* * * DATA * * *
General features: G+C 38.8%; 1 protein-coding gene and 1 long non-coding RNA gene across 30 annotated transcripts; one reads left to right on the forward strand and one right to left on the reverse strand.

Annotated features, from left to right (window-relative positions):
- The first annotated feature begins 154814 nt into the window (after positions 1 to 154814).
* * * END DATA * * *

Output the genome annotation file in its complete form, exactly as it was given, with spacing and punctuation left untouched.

General features: G+C 38.8%; 1 protein-coding gene and 1 long non-coding RNA gene across 30 annotated transcripts; one reads left to right on the forward strand and one right to left on the reverse strand.

Annotated features, from left to right (window-relative positions):
- The first annotated feature begins 154814 nt into the window (after positions 1 to 154814).